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The Effect of Marital Status and Children on Savings and Portfolio Choice

This paper investigates the impact of demographic shocks on optimal decisions about saving, life insurance, and, most centrally, asset allocation. We analyze these choices within the framework of a life-cycle model that features exogenous changes in family composition, heterogeneity in lifetime income, and uninsurable fluctuations in earnings and medical costs. Our analysis indicates that marital-status transitions and children can have important effects on optimal household decisions. Widowhood induces sharp reductions in the portfolio shares in stock, and the impact is largest for women and individuals with children. Divorce causes men and women to reallocate their portfolios in different directions; men choose much riskier allocations, while women opt for safer ones. Children play a fundamental role in the optimal portfolio decisions. Men with children, for example, increase their shares in response to divorce by less than half as much as men without children. Comparing our simulation results with panel-data evidence on stockholding from the PSID and the HRS, we conclude that changes in marital status and children matter empirically as well, but not always in the ways that the model predicts.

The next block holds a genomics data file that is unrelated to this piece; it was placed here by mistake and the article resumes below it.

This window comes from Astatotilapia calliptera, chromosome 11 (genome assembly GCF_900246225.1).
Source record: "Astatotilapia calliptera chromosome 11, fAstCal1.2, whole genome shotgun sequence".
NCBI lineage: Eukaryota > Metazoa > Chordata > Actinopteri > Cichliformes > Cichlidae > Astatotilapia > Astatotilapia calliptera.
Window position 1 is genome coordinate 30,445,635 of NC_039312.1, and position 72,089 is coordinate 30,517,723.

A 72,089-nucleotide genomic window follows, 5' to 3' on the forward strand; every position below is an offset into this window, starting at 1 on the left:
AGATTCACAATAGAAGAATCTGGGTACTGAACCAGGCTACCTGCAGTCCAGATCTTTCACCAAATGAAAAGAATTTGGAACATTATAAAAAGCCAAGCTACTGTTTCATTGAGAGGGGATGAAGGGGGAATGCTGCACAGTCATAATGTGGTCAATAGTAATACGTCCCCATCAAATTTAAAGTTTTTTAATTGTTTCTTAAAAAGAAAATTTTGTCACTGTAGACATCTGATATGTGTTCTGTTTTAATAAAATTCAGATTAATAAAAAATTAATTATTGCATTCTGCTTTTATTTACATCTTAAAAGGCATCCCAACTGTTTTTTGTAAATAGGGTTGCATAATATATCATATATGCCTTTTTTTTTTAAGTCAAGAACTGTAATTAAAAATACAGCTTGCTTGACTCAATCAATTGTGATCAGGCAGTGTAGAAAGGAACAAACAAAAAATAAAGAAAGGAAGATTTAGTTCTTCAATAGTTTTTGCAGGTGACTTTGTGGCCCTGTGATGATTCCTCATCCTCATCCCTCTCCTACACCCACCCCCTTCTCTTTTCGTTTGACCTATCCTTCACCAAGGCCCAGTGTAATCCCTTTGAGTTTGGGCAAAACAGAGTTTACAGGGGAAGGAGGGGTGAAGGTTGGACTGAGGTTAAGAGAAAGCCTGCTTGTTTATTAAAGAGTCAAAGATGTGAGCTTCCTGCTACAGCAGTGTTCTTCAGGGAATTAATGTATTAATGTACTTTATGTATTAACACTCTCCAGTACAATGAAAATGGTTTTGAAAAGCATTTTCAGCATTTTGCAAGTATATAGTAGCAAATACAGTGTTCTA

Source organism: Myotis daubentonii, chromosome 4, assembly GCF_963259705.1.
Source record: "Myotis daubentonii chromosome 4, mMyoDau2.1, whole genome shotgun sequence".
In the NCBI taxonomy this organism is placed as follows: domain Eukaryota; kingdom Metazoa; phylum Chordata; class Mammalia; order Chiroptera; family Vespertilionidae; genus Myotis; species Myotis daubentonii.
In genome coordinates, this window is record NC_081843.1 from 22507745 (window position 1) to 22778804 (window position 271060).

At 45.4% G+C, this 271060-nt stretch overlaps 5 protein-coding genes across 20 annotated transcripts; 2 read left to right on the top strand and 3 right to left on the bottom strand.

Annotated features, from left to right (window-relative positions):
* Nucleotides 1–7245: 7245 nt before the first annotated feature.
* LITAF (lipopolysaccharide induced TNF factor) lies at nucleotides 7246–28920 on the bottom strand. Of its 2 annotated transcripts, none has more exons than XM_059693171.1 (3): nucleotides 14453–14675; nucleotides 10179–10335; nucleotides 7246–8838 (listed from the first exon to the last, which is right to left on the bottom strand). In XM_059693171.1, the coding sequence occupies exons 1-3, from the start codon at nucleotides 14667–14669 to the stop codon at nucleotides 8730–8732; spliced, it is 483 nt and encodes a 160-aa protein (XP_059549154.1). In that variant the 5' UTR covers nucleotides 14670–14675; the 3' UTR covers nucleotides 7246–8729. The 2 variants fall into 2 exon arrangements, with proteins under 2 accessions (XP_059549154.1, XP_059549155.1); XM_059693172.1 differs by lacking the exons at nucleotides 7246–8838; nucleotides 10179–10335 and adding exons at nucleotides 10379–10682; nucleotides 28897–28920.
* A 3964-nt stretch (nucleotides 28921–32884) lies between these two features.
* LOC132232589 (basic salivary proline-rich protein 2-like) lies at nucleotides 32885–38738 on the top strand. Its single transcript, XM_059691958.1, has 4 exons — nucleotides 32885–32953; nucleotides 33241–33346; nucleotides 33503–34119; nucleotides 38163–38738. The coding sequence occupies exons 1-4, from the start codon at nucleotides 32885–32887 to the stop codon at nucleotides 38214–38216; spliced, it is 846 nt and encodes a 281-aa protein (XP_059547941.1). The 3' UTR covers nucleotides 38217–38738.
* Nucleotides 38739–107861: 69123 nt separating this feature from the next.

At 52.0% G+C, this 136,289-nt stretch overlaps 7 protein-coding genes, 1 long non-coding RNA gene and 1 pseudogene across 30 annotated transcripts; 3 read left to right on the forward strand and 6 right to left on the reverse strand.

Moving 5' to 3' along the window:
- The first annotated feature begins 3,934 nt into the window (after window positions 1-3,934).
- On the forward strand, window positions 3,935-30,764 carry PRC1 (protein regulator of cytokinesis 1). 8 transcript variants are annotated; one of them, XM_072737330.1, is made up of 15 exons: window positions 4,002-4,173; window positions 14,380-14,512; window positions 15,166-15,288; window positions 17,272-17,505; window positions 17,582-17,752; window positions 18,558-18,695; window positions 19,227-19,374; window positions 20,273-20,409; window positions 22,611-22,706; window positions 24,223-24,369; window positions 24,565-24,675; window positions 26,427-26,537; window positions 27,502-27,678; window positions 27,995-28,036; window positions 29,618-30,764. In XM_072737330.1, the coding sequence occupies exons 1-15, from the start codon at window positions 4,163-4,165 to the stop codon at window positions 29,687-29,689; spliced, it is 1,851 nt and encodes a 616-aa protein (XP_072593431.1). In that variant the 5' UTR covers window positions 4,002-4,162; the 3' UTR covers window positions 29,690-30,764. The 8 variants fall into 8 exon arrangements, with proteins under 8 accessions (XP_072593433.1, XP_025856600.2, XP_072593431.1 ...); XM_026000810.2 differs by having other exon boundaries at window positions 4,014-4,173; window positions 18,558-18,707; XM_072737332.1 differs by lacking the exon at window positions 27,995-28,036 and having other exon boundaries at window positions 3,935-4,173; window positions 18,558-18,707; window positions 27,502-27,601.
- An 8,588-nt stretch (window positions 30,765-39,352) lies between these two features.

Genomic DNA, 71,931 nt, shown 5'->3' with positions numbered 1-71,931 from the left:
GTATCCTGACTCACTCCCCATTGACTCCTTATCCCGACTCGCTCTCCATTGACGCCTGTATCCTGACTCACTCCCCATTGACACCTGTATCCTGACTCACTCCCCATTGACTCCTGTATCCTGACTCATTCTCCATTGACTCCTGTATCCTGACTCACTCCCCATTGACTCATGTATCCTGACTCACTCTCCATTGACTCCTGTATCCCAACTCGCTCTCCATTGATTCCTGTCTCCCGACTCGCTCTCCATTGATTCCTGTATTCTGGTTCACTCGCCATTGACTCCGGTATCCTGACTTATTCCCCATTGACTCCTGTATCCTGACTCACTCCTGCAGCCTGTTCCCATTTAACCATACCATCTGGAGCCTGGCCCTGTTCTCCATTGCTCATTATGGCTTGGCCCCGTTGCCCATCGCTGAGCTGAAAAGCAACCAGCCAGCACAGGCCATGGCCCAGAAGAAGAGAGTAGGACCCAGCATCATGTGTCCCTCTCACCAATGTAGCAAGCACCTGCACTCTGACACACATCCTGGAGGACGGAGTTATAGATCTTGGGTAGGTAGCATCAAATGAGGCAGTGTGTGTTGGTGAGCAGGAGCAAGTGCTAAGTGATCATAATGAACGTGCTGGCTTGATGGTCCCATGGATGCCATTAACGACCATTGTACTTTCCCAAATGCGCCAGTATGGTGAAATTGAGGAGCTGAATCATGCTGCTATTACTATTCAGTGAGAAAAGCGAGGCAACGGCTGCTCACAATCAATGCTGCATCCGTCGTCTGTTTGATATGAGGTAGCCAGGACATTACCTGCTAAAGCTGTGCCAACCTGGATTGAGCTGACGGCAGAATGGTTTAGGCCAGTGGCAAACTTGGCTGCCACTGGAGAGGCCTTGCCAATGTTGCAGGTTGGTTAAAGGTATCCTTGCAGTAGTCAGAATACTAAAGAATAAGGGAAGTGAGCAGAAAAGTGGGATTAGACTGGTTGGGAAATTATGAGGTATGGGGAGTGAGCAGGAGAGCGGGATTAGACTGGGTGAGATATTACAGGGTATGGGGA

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Paper provided by Department of Economics, Williams College in its series Department of Economics Working Papers with number 2008-13.

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Length: 57 pages
Date of creation: Sep 2008
Date of revision:
Publication status: published in Review of Financial Studies, 2010, Vol. 23(1), pp. 385-432.
Handle: RePEc:wil:wileco:2008-13
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